When you think of a good mother-daughter relationship – what do you see? Two attractive blonde women that are legit #bffs? They call each other at least once a day to discuss boy troubles and the mother soothes the daughter with kindness and sound advice. They go shopping on the reg and get mistaken for sisters which makes them giggle attractively into each other’s shoulders. And let’s not forget the slumber parties where they’ll sit in their pyjamas on Mum’s bed discussing life and speaking openly with one another. Yeahhhhh sounds like a movie starring Reece Witherspoon or some shit. And it’s taken me almost three decades to stop comparing my own relationship with my Mum to an ideal that doesn’t exist (beyond old mate’s heartwarming movies.)

The pressure for a relationship with your Mum to look a certain way as a chick is intense and I’ve only recently come to terms with how toxic and detrimental that pressure has been.

Since I was young, I’ve so desperately craved to be close with my Mum. I yearned for her to be the first person I called when shit went wrong. I’ve wanted to be open and share intimate details about my fears, what went down at work that day, an argument with a friend or a cute boy I met – but I’ve never really known how. When you feel like you don’t have that kind of relationship with someone, where and how do you ‘just start?’

For years, I felt I was in a state of mourning for the relationship Mum and I didn’t have. I was angry about it, like really angry. I constantly compared. I was jealous of friends who had their Mum on speed dial and an ability to be open. Why couldn’t we be like that? And why isn’t she fixing it? Isn’t that what Mum’s are ‘supposed’ to do? Fix things? So for a while, I sat in my inner child and played the blame game. It wasn’t ‘my job’ after all to make this better, I’m the kid remember? But the worst part was the guilt around it all. Saying out loud that you and your Mum aren’t like-the-movies close conjures up ideas that you must hate each other or have no relationship at all which is so not the case. I’d worry how that would hurt Mum and the whole craving for closeness felt embarrassing and a bit shameful – because Reece makes that shit look so easy in the movies, like it’s your birthright.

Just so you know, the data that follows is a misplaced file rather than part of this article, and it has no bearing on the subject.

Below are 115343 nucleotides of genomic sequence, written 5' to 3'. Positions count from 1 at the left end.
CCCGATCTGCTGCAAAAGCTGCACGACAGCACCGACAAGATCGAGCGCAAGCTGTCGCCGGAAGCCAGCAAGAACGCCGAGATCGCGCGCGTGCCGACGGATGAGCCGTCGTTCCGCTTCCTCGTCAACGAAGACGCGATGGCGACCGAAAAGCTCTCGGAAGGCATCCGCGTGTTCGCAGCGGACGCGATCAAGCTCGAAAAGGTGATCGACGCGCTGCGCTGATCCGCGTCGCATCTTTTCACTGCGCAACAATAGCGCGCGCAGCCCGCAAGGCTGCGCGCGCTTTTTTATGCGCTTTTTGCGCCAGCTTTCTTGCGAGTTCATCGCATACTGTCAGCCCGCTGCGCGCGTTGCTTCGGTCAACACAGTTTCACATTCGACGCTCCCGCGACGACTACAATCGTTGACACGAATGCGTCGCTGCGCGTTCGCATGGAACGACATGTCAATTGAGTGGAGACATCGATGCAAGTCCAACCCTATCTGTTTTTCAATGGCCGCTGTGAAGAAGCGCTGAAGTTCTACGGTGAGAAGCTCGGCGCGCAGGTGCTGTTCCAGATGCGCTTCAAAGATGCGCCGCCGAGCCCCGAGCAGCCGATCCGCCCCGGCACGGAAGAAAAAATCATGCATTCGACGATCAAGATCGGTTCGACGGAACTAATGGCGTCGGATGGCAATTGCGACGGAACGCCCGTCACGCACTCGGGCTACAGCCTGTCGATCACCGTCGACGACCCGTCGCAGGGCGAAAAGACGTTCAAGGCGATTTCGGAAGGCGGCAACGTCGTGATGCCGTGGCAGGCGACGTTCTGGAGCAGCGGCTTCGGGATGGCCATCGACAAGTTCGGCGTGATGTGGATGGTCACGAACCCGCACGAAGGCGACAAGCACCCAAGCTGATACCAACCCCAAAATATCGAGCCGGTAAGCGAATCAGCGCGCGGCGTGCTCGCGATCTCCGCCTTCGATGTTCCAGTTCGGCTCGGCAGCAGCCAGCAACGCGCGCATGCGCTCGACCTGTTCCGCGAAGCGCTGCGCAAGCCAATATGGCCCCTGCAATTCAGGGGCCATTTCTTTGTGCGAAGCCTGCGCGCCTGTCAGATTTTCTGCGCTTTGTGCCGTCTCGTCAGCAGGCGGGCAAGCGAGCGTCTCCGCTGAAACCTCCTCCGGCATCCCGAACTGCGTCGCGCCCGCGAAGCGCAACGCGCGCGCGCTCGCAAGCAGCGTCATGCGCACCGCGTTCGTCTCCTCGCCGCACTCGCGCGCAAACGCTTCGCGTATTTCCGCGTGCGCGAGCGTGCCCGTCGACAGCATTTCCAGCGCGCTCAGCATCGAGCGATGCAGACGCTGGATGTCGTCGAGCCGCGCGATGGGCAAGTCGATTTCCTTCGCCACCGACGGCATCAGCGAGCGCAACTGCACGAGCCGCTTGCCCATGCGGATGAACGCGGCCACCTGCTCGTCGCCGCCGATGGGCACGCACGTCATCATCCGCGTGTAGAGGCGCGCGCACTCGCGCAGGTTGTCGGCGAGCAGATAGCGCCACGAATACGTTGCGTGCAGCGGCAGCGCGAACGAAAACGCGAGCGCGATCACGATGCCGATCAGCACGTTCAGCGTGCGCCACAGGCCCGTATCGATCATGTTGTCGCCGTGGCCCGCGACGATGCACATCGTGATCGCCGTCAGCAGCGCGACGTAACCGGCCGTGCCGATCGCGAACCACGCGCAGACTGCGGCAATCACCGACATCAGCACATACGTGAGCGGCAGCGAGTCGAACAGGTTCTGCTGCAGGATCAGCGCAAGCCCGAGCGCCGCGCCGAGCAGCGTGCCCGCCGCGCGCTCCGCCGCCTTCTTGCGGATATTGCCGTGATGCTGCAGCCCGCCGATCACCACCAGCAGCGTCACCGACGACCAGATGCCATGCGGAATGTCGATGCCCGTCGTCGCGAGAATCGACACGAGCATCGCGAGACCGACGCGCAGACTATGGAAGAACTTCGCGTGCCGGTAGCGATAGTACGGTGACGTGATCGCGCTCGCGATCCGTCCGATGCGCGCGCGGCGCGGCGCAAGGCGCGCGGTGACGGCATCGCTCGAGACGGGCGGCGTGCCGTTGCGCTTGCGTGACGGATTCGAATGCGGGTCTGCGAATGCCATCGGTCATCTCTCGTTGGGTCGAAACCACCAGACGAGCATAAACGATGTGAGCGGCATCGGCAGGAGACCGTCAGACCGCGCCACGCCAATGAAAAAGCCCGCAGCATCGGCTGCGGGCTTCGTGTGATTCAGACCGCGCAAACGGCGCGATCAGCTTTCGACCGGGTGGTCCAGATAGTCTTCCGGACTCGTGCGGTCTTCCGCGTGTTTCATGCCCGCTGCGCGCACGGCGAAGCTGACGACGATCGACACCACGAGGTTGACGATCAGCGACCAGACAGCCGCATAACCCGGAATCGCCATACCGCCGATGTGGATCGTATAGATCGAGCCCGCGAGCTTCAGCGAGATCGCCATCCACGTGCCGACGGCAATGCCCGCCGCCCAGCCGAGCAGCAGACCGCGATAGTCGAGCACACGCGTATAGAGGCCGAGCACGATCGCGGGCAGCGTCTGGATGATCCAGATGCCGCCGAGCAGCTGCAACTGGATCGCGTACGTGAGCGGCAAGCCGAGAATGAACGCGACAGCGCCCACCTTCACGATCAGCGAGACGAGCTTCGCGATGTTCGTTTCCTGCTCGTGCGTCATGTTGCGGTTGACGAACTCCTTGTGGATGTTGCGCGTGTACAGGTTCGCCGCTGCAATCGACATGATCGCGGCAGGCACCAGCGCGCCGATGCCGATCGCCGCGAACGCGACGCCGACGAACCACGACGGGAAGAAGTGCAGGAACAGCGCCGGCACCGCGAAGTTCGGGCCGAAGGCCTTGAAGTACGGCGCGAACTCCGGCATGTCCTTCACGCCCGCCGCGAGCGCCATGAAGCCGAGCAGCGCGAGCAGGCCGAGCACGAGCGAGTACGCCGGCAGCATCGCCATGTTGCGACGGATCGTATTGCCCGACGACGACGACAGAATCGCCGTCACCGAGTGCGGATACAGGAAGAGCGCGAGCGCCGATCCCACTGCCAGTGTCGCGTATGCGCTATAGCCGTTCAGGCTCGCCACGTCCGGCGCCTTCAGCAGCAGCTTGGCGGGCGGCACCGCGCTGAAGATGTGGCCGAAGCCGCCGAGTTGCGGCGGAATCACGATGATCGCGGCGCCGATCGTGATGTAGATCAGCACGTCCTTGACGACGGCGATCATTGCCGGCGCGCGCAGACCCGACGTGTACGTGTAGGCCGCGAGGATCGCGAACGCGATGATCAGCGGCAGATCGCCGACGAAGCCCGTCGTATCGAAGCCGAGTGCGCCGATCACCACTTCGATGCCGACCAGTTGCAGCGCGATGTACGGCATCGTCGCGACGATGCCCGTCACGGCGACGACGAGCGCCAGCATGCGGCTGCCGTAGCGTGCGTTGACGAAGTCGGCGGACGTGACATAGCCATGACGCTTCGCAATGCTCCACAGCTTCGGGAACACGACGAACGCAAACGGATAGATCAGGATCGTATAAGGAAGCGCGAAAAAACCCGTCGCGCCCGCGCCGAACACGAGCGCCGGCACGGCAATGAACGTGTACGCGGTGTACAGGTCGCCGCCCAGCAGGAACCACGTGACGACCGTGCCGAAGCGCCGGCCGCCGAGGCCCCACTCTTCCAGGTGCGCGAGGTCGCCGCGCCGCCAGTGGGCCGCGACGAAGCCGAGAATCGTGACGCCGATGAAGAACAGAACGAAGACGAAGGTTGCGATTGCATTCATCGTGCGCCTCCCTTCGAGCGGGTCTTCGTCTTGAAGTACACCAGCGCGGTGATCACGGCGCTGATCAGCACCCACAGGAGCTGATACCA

When I began trying to heal parts of my life and consistently seeing a therapist a few years ago, I started to look really closely at the role I play within my family and delve deeper into my the relationship I have with all my family members – in particular my parents. And it was as though I was really seeing things clearly for the first time. I realised my anger had blinded me from seeing my Mum as a person, as an individual that had lived an entire life before I rocked up. An individual with her own past, complexities and hurt. Up until this point she was just ‘Mum’ MY Mum, and it was difficult to see her as anything beyond that role. It actually blew my mind the first time I came to realise her life didn’t completely revolve around me – being a mother was part of her life, not it’s entirety. So over the past few years, I’ve managed to arrive in a place where I have compassion for my Mum, an understanding that we all do the bloody best we can with the tools we’ve been given and ‘openness’ was certainly not in the toolkit my Mum had been given growing up, so how the hell was she supposed to practice it with me?

Grieving and letting go has been a massive part of my healing process, both personally and specifically with my relationship with Mum. Had I not spent the past few years allowing myself the space to do this, I know I could have never moved out of anger.

Only really recently (I mean like a week ago) I decided to start taking responsibility for my part in our relationship too – because after all, isn’t that what a relationship is? A two-way street amongst two people? Up until this point, I’d been waiting for her to wave a magic wand and afford me the safe space I needed to be open. But what if I could heal enough to not have to wait? What if I could practice what I’d craved all these years and just actually ‘be’ open and see what happened. I tried it and fuck did it feel good. I said ‘Mum I went on this really good date the other night’ and the excitement and surprise in her voice at having been let in filled me with so much joy. You could hear her smiling down the phone, just like I was.

By NO means do I think I have the whole mother-daughter thing solved. And by no means do I think I’ve completely healed all I need to and we can now go shopping hand in hand into the sunset. It’s an evolving process, just as it’s an evolving relationship. What I do know for sure though, is that taking responsibility for my own part of the whole mother-daughter shebang & doing what I can to understand Mum has taken me a place I’ve never been before.


For more on this, listen to this week’s podcast…




Author Kristie Mercer

Kristie Mercer is one half of The Thinkergirls — who love to chat on their podcast about all the thoughts you’re thinking but not saying. Find the girls on Facebook or Youtube.

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